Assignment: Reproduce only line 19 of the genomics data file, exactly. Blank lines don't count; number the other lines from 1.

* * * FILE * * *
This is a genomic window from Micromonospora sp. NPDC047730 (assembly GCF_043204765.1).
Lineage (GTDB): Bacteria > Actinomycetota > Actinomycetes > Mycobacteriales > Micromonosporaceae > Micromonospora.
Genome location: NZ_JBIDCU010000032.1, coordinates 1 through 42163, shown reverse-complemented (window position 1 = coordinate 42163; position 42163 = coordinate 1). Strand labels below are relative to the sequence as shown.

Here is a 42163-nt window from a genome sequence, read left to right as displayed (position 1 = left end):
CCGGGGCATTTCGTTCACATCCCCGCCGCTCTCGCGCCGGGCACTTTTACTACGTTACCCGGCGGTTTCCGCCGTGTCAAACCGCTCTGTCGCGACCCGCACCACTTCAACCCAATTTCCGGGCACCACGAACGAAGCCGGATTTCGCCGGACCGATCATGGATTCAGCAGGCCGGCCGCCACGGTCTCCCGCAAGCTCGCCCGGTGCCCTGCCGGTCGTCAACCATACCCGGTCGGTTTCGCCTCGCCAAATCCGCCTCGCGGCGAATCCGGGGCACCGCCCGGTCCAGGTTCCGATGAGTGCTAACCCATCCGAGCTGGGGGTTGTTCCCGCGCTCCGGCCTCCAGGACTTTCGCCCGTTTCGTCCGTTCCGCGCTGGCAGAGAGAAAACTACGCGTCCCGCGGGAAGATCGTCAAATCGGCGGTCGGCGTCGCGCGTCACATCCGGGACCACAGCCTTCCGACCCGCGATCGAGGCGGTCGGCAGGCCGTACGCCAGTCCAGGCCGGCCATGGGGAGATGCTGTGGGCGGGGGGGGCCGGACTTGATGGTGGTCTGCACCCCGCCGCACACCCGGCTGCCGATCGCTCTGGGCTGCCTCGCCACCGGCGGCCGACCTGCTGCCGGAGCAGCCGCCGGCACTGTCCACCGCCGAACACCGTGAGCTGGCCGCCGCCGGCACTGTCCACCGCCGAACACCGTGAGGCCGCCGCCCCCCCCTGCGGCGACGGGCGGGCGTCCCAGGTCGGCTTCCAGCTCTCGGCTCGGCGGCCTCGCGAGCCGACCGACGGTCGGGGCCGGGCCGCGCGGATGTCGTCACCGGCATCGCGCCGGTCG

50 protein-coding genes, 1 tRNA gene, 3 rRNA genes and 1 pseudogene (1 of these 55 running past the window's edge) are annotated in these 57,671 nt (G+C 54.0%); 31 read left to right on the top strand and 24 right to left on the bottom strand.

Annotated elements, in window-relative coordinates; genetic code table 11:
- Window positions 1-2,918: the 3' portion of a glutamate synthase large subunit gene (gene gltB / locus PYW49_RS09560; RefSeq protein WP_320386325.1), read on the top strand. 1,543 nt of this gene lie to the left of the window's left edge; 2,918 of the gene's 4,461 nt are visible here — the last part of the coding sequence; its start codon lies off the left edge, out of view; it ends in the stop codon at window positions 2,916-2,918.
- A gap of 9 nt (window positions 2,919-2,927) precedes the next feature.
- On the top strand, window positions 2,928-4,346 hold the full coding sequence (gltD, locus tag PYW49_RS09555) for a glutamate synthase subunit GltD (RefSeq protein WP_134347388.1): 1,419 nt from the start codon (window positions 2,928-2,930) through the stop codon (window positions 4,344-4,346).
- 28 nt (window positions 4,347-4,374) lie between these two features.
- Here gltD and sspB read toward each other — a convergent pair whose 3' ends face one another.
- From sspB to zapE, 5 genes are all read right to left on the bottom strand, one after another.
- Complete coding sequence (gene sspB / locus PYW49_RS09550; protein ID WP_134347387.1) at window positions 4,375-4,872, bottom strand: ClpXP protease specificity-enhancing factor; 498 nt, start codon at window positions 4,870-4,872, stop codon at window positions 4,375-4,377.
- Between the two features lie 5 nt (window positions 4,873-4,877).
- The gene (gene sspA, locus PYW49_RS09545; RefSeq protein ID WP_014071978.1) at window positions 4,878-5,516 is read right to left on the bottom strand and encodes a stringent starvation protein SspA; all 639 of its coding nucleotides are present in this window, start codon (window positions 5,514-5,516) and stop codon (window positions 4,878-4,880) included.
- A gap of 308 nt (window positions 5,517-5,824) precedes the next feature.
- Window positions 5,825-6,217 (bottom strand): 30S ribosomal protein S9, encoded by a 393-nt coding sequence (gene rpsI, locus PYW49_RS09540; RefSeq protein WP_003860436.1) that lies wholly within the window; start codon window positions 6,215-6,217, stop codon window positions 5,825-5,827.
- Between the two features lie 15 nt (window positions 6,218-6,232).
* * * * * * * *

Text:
- Between the two features lie 15 nt (window positions 6,218-6,232).